“All of these infrastructure investments tie into the trail system we are developing, which is consistent with the Baldwin Hills Park Master Plan,” McNeill said. “The implementation of the Park to Playa Vision, a 10-mile contiguous trail from the Crenshaw community to the coast, is breaking new ground in terms of being the first regional trail in this district.”

Part of that plan includes the forthcoming Stoneview Nature Center — a five-acre site at the former Blair Hills School which is one of the examples of sustainable amenities coming to communities south of the Santa Monica (10) Freeway. It will include community and multipurpose rooms, a yoga deck, trails, fruit groves designed by Fallen Fruit, community gardens and public awareness opportunities focused on healthy mind, healthy watershed and healthy food.

Planned programing at the Nature Center will include demonstrations of landscaping alternatives based on California native plants, urban agriculture from garden to table, solar energy, as well as ecosystem restoration.

With several of the largest growing cities in the nation, California is charged with making its cities more adaptable to societal changes such as these — and L.A.’s southern region is leading the way.

While change is imminent, some longtime homeowners living near Ingold Park aren’t happy with the new amenities, fearing increased littering, loitering, traffic and noise once the walking park becomes more accessible.

“There is a lot of fear because of the popularity of the Scenic Overlook,” Katona said, “which has been one of the most phenomenal amenities in South Los Angeles. It creates a core location for people using that asset which is a very different experience from when you’re hiking in the Santa Monica Mountains, and we need to create more of these kinds of amenities so people within South Los Angeles don’t have to travel an hour to enjoy the mountains. So the people that are going to benefit from this is the local community.”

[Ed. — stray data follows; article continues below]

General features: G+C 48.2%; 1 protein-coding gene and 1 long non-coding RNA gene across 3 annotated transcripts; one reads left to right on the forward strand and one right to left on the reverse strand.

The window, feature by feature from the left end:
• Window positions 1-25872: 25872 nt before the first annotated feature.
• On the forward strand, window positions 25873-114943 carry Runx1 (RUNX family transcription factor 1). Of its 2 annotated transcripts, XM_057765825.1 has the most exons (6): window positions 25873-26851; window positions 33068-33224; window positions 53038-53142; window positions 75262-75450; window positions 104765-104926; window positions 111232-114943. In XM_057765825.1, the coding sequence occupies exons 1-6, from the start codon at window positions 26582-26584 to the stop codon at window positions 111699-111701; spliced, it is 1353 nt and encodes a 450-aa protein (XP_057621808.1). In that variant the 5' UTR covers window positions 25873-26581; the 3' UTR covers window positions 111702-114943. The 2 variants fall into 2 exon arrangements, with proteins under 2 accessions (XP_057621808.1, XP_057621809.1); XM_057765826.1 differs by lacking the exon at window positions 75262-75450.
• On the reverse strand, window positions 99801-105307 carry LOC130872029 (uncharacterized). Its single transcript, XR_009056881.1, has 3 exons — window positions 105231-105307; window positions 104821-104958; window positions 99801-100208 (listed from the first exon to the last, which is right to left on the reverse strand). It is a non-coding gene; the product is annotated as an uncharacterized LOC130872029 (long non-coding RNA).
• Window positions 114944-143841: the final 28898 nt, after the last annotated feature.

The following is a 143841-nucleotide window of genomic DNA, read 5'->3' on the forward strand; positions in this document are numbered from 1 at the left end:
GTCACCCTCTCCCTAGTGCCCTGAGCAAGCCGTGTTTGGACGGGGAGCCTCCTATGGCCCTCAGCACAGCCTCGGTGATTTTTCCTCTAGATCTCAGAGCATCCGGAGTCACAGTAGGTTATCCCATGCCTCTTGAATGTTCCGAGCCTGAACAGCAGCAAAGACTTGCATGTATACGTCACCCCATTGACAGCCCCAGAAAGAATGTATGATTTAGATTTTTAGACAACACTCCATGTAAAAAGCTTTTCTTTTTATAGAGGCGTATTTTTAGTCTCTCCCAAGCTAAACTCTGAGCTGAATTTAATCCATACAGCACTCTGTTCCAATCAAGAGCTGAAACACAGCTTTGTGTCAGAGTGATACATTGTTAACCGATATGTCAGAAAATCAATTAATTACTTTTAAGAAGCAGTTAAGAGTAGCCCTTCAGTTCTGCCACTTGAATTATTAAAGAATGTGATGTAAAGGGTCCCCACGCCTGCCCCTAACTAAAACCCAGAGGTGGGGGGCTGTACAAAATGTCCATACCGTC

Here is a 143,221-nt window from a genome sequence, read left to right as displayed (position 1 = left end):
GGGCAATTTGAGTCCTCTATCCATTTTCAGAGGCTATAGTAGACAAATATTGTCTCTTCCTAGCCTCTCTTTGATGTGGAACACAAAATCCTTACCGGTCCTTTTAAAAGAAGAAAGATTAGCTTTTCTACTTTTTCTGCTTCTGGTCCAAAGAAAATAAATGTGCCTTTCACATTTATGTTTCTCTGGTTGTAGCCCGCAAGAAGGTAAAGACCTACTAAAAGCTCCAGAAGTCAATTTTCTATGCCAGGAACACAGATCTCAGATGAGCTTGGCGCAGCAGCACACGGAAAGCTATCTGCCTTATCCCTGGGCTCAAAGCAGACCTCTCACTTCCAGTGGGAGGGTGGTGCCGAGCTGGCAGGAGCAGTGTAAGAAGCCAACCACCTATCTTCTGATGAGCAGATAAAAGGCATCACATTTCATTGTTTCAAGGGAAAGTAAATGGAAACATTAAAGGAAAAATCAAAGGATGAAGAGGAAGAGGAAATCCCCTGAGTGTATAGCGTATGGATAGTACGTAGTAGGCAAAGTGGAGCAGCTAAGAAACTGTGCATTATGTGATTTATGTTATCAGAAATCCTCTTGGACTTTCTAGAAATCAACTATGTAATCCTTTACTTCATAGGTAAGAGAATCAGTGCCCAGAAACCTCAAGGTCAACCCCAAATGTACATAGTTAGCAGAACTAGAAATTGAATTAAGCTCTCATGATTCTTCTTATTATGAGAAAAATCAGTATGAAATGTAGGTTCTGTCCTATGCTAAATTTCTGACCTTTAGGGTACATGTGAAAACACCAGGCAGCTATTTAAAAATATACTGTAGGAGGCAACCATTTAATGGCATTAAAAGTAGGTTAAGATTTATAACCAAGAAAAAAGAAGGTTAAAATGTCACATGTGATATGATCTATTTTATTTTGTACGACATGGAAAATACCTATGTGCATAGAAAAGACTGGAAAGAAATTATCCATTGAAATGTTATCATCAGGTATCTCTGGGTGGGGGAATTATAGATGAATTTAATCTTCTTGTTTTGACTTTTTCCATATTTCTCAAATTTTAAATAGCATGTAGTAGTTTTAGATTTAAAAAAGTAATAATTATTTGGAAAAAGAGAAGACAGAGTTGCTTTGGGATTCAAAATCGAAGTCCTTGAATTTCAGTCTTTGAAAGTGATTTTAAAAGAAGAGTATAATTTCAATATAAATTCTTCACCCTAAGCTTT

“Our goal is to try to meet the recreation needs of the area and improve access to outdoor activities,” said McNeill, noting residents can also look forward to a newly redesigned community room at Hahn Park, which will begin construction later this month. “It’s a constant dialog with community stakeholders, in fact, we will be asking the public what’s missing in the smaller parks surrounding the Baldwin Hills.”

For her part, Vincent, who has lived in the area for more than 25 years, said she believes that the positives for the broader community outweigh the inconveniences that can occur.

“There have been efforts by people in the community trying to help with that by organizing trash pick-up days,” she said.  “If things get worse, then we have to work together as a community to work with the supervisor’s office and the sheriff’s office to come up with better strategies to protect those homeowners from any negative consequences.”